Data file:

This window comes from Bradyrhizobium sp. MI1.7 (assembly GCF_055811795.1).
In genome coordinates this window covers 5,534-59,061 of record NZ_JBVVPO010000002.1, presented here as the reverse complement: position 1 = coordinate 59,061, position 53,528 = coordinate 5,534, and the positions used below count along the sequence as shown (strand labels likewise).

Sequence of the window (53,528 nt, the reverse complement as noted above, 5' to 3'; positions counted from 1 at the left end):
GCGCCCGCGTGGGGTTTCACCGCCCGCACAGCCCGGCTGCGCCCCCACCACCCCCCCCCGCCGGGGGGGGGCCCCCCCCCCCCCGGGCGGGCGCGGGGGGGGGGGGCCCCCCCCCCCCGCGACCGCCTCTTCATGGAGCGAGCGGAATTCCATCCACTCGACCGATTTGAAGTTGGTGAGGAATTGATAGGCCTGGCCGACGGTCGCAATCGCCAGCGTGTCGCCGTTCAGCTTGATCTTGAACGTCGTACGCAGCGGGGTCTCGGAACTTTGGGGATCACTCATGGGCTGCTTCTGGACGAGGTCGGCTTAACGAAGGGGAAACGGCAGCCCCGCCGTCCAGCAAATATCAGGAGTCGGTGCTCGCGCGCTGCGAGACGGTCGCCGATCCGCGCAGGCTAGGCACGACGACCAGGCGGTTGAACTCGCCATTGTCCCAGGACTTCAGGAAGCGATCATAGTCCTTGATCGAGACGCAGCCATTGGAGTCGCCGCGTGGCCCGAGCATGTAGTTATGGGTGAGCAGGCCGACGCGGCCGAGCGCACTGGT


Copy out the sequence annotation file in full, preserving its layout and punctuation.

This window comes from Bradyrhizobium sp. MI1.7 (assembly GCF_055811795.1).
In genome coordinates this window covers 5,534-59,061 of record NZ_JBVVPO010000002.1, presented here as the reverse complement: position 1 = coordinate 59,061, position 53,528 = coordinate 5,534, and the positions used below count along the sequence as shown (strand labels likewise).

Sequence of the window (53,528 nt, the reverse complement as noted above, 5' to 3'; positions counted from 1 at the left end):
GCGCCCGCGTGGGGTTTCACCGCCCGCACAGCCCGGCTGCGCCCCCACCACCCCCCCCCGCCGGGGGGGGGCCCCCCCCCCCCCGGGCGGGCGCGGGGGGGGGGGGCCCCCCCCCCCCGCGACCGCCTCTTCATGGAGCGAGCGGAATTCCATCCACTCGACCGATTTGAAGTTGGTGAGGAATTGATAGGCCTGGCCGACGGTCGCAATCGCCAGCGTGTCGCCGTTCAGCTTGATCTTGAACGTCGTACGCAGCGGGGTCTCGGAACTTTGGGGATCACTCATGGGCTGCTTCTGGACGAGGTCGGCTTAACGAAGGGGAAACGGCAGCCCCGCCGTCCAGCAAATATCAGGAGTCGGTGCTCGCGCGCTGCGAGACGGTCGCCGATCCGCGCAGGCTAGGCACGACGACCAGGCGGTTGAACTCGCCATTGTCCCAGGACTTCAGGAAGCGATCATAGTCCTTGATCGAGACGCAGCCATTGGAGTCGCCGCGTGGCCCGAGCATGTAGTTATGGGTGAGCAGGCCGACGCGGCCGAGCGCACTGGT